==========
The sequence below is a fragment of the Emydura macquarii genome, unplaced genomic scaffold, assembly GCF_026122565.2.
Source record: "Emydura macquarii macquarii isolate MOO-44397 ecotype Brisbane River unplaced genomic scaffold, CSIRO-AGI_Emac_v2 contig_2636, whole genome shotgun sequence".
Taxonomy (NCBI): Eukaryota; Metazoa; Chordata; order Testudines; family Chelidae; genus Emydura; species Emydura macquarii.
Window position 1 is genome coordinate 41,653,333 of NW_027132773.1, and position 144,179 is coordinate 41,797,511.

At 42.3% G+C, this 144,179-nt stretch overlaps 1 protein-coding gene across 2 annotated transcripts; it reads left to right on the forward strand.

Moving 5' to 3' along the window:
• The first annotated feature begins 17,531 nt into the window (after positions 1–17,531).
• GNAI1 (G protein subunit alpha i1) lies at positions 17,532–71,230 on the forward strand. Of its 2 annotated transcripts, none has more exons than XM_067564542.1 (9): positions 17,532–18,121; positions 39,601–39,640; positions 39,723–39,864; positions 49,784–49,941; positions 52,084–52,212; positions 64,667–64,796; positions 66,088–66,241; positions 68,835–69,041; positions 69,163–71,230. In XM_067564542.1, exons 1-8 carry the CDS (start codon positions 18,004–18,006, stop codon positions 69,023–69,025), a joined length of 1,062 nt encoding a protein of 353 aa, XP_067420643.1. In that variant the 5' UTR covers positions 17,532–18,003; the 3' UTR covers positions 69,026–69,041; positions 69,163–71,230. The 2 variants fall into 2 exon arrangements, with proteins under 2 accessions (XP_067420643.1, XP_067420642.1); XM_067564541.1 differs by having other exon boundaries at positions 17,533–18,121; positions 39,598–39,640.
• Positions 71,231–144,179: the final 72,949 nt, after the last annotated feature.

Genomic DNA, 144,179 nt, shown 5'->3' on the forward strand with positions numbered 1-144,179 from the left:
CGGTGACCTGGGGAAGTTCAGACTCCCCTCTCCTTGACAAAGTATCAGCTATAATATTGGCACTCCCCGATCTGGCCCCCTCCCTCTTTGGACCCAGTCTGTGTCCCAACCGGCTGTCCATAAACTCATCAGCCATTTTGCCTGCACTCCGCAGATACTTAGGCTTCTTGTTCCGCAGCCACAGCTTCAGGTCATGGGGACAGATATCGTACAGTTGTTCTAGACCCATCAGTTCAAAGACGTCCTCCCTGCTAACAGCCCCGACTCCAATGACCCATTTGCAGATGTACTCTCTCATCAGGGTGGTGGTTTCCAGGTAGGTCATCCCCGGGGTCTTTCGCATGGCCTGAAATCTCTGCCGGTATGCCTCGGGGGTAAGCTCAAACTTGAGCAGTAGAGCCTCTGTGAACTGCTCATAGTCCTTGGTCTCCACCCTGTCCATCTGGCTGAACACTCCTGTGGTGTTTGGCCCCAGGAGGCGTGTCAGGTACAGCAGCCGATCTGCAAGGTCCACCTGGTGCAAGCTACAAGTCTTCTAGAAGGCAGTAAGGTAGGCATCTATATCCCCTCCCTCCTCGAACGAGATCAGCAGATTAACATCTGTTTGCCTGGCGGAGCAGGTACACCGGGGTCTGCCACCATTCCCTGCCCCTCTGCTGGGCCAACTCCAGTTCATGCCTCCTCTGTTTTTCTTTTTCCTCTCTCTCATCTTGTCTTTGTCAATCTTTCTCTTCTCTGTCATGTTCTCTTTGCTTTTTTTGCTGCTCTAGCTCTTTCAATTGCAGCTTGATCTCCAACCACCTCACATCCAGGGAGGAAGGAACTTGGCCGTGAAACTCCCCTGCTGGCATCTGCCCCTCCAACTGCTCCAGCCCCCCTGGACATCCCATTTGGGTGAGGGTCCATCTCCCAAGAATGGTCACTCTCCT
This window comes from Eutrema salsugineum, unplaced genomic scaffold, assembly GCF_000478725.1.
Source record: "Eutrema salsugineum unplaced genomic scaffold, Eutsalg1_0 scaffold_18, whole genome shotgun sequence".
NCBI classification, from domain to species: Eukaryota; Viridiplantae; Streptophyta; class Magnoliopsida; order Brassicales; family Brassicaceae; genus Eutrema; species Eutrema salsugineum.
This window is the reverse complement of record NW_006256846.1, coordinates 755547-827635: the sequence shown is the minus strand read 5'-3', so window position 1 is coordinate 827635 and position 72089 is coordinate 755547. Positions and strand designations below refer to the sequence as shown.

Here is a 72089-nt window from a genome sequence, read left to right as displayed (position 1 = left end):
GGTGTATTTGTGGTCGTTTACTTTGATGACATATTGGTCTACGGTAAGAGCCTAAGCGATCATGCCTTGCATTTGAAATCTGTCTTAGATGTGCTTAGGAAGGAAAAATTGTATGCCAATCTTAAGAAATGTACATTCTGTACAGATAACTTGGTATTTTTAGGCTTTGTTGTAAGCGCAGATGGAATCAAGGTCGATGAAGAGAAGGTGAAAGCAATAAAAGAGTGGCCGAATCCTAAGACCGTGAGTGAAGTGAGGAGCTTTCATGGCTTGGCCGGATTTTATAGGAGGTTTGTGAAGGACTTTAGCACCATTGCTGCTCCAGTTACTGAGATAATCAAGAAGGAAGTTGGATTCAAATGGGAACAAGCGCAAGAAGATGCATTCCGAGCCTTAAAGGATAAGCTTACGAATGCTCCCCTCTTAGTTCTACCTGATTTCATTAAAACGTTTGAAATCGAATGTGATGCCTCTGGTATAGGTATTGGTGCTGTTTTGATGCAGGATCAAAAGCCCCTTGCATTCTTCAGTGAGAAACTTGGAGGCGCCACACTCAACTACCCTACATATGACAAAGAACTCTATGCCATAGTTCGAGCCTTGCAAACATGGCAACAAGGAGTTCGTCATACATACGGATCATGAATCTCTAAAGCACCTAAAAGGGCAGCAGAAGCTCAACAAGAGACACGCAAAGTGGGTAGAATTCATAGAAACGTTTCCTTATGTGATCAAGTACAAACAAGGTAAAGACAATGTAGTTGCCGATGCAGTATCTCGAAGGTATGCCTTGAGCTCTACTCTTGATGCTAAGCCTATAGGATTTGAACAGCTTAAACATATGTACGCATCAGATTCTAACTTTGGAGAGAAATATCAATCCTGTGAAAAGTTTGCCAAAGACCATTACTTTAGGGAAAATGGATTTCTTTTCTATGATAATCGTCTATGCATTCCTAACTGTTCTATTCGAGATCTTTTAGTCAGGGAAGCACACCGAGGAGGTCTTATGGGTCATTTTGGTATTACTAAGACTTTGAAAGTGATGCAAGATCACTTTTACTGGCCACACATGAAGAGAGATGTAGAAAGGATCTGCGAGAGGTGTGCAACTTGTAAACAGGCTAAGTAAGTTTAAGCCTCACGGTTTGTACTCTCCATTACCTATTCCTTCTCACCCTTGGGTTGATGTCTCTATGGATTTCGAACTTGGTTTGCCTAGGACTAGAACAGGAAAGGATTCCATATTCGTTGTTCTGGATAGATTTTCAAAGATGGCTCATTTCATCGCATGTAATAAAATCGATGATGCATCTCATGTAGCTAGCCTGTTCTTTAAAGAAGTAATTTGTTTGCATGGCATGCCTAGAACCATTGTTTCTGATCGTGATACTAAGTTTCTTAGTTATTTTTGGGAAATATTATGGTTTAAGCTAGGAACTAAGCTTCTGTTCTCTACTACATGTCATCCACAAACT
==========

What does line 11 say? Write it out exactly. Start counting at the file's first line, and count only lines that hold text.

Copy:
CGGTGACCTGGGGAAGTTCAGACTCCCCTCTCCTTGACAAAGTATCAGCTATAATATTGGCACTCCCCGATCTGGCCCCCTCCCTCTTTGGACCCAGTCTGTGTCCCAACCGGCTGTCCATAAACTCATCAGCCATTTTGCCTGCACTCCGCAGATACTTAGGCTTCTTGTTCCGCAGCCACAGCTTCAGGTCATGGGGACAGATATCGTACAGTTGTTCTAGACCCATCAGTTCAAAGACGTCCTCCCTGCTAACAGCCCCGACTCCAATGACCCATTTGCAGATGTACTCTCTCATCAGGGTGGTGGTTTCCAGGTAGGTCATCCCCGGGGTCTTTCGCATGGCCTGAAATCTCTGCCGGTATGCCTCGGGGGTAAGCTCAAACTTGAGCAGTAGAGCCTCTGTGAACTGCTCATAGTCCTTGGTCTCCACCCTGTCCATCTGGCTGAACACTCCTGTGGTGTTTGGCCCCAGGAGGCGTGTCAGGTACAGCAGCCGATCTGCAAGGTCCACCTGGTGCAAGCTACAAGTCTTCTAGAAGGCAGTAAGGTAGGCATCTATATCCCCTCCCTCCTCGAACGAGATCAGCAGATTAACATCTGTTTGCCTGGCGGAGCAGGTACACCGGGGTCTGCCACCATTCCCTGCCCCTCTGCTGGGCCAACTCCAGTTCATGCCTCCTCTGTTTTTCTTTTTCCTCTCTCTCATCTTGTCTTTGTCAATCTTTCTCTTCTCTGTCATGTTCTCTTTGCTTTTTTTGCTGCTCTAGCTCTTTCAATTGCAGCTTGATCTCCAACCACCTCACATCCAGGGAGGAAGGAACTTGGCCGTGAAACTCCCCTGCTGGCATCTGCCCCTCCAACTGCTCCAGCCCCCCTGGACATCCCATTTGGGTGAGGGTCCATCTCCCAAGAATGGTCACTCTCCT